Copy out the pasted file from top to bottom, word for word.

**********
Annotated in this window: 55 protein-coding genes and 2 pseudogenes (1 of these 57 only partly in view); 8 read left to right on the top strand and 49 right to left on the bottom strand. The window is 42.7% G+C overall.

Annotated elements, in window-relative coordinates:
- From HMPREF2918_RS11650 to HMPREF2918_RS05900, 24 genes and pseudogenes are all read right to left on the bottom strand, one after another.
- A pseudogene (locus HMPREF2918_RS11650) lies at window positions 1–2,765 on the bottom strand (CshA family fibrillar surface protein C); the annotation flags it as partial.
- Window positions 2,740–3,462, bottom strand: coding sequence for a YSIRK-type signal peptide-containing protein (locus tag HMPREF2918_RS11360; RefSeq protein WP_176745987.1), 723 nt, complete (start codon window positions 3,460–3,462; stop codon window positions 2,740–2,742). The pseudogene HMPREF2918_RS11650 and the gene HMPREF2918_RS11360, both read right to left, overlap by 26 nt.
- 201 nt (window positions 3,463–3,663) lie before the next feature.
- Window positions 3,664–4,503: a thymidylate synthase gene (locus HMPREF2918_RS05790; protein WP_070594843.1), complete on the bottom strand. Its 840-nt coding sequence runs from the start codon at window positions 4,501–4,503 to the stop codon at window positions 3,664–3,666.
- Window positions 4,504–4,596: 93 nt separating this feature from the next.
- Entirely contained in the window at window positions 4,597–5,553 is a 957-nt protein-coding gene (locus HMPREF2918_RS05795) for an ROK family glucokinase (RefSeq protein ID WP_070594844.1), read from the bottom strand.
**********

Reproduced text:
Annotated in this window: 55 protein-coding genes and 2 pseudogenes (1 of these 57 only partly in view); 8 read left to right on the top strand and 49 right to left on the bottom strand. The window is 42.7% G+C overall.

Annotated elements, in window-relative coordinates:
- From HMPREF2918_RS11650 to HMPREF2918_RS05900, 24 genes and pseudogenes are all read right to left on the bottom strand, one after another.
- A pseudogene (locus HMPREF2918_RS11650) lies at window positions 1–2,765 on the bottom strand (CshA family fibrillar surface protein C); the annotation flags it as partial.
- Window positions 2,740–3,462, bottom strand: coding sequence for a YSIRK-type signal peptide-containing protein (locus tag HMPREF2918_RS11360; RefSeq protein WP_176745987.1), 723 nt, complete (start codon window positions 3,460–3,462; stop codon window positions 2,740–2,742). The pseudogene HMPREF2918_RS11650 and the gene HMPREF2918_RS11360, both read right to left, overlap by 26 nt.
- 201 nt (window positions 3,463–3,663) lie before the next feature.
- Window positions 3,664–4,503: a thymidylate synthase gene (locus HMPREF2918_RS05790; protein WP_070594843.1), complete on the bottom strand. Its 840-nt coding sequence runs from the start codon at window positions 4,501–4,503 to the stop codon at window positions 3,664–3,666.
- Window positions 4,504–4,596: 93 nt separating this feature from the next.
- Entirely contained in the window at window positions 4,597–5,553 is a 957-nt protein-coding gene (locus HMPREF2918_RS05795) for an ROK family glucokinase (RefSeq protein ID WP_070594844.1), read from the bottom strand.